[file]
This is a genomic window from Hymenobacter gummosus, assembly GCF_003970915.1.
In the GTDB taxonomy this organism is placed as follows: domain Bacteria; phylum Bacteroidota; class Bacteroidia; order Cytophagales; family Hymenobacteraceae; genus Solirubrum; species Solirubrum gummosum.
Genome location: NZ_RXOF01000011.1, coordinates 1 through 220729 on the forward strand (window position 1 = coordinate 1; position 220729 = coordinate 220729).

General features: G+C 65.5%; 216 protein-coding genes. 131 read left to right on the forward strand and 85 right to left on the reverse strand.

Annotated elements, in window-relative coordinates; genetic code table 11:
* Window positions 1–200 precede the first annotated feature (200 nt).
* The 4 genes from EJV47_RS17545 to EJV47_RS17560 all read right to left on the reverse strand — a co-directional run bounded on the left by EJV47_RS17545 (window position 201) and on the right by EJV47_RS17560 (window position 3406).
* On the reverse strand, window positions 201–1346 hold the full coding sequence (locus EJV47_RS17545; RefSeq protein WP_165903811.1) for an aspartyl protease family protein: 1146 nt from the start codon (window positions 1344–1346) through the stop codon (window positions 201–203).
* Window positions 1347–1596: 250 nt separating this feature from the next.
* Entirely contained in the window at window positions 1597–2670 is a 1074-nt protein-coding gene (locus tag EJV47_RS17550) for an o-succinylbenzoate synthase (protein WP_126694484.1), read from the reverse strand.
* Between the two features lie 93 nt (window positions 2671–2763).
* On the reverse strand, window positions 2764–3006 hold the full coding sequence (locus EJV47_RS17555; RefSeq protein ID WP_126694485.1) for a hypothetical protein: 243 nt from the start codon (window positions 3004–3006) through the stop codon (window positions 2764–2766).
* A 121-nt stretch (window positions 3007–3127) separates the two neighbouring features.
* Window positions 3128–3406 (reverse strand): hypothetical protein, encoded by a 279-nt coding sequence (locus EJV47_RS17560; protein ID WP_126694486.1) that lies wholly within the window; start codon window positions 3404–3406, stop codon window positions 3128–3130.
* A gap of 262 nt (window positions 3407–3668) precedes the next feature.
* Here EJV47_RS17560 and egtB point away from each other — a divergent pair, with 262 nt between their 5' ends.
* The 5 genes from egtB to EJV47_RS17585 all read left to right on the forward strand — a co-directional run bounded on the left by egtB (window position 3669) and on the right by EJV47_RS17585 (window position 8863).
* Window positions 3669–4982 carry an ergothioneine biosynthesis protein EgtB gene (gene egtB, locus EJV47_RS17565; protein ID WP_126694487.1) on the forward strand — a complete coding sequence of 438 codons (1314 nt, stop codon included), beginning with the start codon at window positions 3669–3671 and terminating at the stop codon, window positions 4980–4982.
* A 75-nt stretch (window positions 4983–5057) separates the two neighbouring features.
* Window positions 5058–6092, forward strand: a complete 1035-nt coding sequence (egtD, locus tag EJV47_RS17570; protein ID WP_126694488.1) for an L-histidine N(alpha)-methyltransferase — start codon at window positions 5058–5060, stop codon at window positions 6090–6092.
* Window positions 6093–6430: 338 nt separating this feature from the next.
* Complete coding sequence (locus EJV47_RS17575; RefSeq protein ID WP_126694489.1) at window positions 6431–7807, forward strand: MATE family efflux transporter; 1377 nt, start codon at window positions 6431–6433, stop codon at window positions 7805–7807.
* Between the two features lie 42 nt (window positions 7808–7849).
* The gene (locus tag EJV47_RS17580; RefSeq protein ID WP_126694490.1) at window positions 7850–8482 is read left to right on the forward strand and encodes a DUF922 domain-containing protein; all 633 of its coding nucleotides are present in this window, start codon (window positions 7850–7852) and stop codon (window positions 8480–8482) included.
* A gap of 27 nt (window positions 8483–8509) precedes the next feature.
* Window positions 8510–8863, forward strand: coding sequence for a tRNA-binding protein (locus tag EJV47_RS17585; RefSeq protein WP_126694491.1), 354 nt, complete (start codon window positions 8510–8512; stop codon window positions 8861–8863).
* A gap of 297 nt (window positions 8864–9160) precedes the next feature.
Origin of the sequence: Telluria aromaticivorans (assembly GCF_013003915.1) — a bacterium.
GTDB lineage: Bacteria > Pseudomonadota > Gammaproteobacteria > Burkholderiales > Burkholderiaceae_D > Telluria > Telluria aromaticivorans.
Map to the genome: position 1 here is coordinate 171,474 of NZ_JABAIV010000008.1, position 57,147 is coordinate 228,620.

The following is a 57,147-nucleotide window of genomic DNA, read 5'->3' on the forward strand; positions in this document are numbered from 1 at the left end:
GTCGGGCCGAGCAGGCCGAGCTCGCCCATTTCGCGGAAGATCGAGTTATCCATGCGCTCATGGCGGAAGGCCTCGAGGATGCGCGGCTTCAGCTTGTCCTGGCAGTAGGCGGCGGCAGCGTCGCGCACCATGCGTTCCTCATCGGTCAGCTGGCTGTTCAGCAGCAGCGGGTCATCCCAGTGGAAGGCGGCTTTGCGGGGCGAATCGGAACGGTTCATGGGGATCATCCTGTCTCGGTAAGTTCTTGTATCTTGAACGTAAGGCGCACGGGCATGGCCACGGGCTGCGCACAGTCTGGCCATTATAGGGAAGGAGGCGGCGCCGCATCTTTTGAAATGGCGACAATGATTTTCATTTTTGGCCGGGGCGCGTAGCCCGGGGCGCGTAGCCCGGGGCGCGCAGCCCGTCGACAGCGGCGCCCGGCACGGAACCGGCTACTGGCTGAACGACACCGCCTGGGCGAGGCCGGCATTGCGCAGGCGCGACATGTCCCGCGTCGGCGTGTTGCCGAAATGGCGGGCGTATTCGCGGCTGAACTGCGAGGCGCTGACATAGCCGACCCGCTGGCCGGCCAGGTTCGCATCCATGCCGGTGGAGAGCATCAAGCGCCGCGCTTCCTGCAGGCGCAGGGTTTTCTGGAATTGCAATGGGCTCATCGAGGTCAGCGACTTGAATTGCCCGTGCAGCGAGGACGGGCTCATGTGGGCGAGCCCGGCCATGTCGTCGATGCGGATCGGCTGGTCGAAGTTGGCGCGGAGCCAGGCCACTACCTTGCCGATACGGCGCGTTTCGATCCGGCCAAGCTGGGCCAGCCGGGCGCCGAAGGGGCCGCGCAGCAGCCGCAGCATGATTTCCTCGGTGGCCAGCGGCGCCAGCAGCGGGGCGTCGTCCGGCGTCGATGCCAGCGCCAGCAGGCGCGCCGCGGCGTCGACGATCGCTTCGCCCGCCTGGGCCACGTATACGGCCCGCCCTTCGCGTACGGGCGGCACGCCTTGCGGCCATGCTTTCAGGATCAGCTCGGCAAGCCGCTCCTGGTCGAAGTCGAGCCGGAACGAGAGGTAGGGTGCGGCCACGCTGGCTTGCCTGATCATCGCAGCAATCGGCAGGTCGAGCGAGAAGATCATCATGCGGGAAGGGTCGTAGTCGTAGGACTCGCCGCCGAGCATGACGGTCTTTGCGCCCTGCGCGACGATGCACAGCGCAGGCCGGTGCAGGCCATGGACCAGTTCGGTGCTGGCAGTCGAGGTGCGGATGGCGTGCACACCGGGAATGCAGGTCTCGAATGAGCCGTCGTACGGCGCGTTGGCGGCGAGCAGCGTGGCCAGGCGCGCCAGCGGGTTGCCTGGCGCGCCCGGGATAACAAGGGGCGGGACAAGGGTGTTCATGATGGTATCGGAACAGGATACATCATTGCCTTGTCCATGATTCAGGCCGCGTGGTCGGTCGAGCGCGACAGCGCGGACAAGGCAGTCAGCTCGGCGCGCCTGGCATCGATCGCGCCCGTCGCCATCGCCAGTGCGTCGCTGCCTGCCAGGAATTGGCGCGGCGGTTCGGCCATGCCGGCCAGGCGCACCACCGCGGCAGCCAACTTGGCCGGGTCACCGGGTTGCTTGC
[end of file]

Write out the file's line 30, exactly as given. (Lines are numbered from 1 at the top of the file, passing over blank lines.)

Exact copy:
Map to the genome: position 1 here is coordinate 171,474 of NZ_JABAIV010000008.1, position 57,147 is coordinate 228,620.